Posts Tagged ‘Cleveland’

Video on My Model of the Neolithic Mortuary House at Loftus in Britain

December 21, 2019

A bit more archaeology now, for those interested. Four years ago in 2015 I made this video about the model I’d made of the Neolithic mortuary house and palisade around its forecourt discovered beneath a long barrow, also from the Neolithic, at Loftus in Cleveland, Britain by Blaise Vyner during excavations from 1979 to 1981. The Neolithic was the period c. 4,000 BC when hunter-gatherers were settling down into settled communities and farming. The built long barrows to house the remains of their dead. The remains come from many different skeletons, and are often sorted according to body part. Long bones, for example, may be stored in one chamber while other parts of the skeleton were kept in another. Many of the barrows also have forecourts, some of which have traces of burning dating from the time they were built and used. From this archaeologists have suggested that the barrows were also the centres of religious ceremonies in which parts of the skeletons were handled in order to commune with the ancestors.

Mortuary houses are structures in which the bodies of the dead are kept during decomposition, after which they are buried for a second time with appropriate rituals. It’s a funerary practice found in many different society throughout the world, including North American First Nations and the people of Madagascar.

Incidentally, today is the winter solstice, which some archaeologists believe was the real time the stone circle at Stonehenge was built to mark. This is the shortest day of the year, after which the sun returns and the days start lengthening again. This would be seen by the monument’s ancient builders as the return of warmth, light and the revival of life after the cold of winter, and so an important event for early agricultural communities.

But considering how cold and miserable it’s been, I think it’ll be a very brave set of pagans, druids and hippies, who would go down there to celebrate it today. But I’ve no doubt some hardy souls will do it.

 

1930s Tory MP Writes in the Daily Mail about Conservatism and the BUF

February 27, 2016

It’s very notorious that the Daily Mail was solidly behind Oswald Mosley and the British Union of Fascists in Britain, and Adolf Hitler in Germany, at least initially. Tom Pride over at Pride’s Purge about a year or so ago dug out a whole tranche of quotes of columns from the Heil celebrating and promoting the Blackshirts and the Nazis, while at the same time warning of the impending threat from Jewish immigrants and asylum seekers. This was in response to a hit-piece in the newspaper attacking Ed Milliband’s father, the Marxist academic Ralph Milliband, as ‘the Man Who Hates Britain’. For all that he hated British capitalism and its institutions, Ralph Milliband was a patriot, who fought for his adopted country in the war. As opposed to the father of one of the journos on that esteemed organ, who seemed to have enjoyed a somewhat quieter, less riskier life as its sports correspondent.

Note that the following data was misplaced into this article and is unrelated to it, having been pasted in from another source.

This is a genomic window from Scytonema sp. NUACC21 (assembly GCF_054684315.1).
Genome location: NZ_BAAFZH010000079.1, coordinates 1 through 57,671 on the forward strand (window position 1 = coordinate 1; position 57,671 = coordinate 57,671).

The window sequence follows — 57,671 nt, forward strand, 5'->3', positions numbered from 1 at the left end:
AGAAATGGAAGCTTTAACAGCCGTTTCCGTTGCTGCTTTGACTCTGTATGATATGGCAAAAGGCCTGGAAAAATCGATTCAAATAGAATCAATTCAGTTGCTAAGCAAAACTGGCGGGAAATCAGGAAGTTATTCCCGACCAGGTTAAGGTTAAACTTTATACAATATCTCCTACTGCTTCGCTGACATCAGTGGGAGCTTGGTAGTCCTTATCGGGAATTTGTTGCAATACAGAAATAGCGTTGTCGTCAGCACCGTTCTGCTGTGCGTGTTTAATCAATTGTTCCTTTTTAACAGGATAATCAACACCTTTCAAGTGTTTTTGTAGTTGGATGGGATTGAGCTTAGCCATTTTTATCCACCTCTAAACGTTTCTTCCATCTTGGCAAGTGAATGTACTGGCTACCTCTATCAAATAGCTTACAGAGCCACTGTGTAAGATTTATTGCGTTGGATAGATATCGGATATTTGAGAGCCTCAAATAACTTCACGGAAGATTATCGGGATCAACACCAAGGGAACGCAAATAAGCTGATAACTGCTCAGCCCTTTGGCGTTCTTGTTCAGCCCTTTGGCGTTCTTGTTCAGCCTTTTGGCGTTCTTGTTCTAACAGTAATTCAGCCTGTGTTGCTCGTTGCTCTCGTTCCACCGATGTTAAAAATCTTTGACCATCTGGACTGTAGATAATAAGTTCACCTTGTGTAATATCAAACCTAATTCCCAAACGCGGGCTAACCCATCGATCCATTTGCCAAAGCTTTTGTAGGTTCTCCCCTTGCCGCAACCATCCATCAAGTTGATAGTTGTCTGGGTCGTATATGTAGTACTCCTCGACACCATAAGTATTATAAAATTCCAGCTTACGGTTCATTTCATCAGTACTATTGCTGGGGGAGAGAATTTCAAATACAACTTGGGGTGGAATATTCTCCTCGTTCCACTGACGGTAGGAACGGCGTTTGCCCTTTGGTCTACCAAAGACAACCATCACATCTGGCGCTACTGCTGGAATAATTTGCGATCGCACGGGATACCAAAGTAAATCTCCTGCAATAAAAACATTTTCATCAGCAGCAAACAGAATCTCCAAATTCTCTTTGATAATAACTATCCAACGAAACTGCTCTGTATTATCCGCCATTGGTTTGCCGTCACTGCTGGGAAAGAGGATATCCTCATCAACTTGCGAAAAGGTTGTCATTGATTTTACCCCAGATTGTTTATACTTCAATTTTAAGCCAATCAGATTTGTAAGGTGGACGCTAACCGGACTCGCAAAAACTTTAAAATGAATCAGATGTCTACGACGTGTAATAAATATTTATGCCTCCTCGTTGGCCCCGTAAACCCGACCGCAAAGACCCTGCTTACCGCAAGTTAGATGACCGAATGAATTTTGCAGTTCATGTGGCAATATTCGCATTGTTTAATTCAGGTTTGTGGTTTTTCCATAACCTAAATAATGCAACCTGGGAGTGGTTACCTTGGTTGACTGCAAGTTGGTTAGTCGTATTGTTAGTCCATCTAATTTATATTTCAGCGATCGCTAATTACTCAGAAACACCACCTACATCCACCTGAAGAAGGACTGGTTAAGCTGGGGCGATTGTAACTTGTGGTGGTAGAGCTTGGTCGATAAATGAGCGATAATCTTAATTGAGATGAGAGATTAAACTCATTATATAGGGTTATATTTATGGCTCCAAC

And some Tories were also very outspoken in their support for Mosley and the Blackshirts. Lt.-Col. Sir Thomas Moore was the Tory MP for Ayr Burghs. He was also a member of the notorious Anglo-German Fellowship, an interwar organisation consisting of Nazis and British, largely aristocratic, Nazi fellow-travellers, promoting peaceful relations between Britain and Hitler’s Germany. On April 25, 1934, Sir Thomas Moore published an article in Heil praising Mosley’s thugs. He wrote

Surely there cannot be any fundamental difference of outlook between the Blackshirts and their parents, the Conservatives? For let us make no mistake about that parentage … It is largely derived from the Conservative Party … surely the relationship can be made closer and more friendly?

He also praised the BUF squadristi for their ‘pride of race, love of country, loyalty’ and stated that the briefest study of the movement and the most casual examination of its members satisfy one of that it is largely derived from the Conservative . This is perhaps natural for the instincts are the same, loyalty to the throne and love of country.

And he wasn’t the only Tory MP who approved and defended Mosley. During the debate in parliament on Mosley’s interment of the first of December, 1943, Grenfell, a Labour MP, called Mosley a ‘proved enemy of the state’. The Tories’ response were cries of ‘No, no’, and ‘Not proved’. And when Grenfell asked ‘Does anybody are to stand up and say he was not an enemy of the state?’, one Tory MP, Commander Bower, the Member for Cleveland, did indeed do so, saying, ‘I do.’

From ‘Gracchus’, Your MP (London: Victor Gollancz 1944) 47, 48.

The Anglo-German Fellowship and its related organisation, The Link, were ultimately marginal organisations on the Tory fringes. But this certainly shows how far some members of the Tory party did sympathise with Hitler and Mosley. And I’ve no doubt that its an aspect of Tory history they want to suppress in order to promote the image that it was only under Churchill and the Tories that Britain stood to defeat Nazi Germany.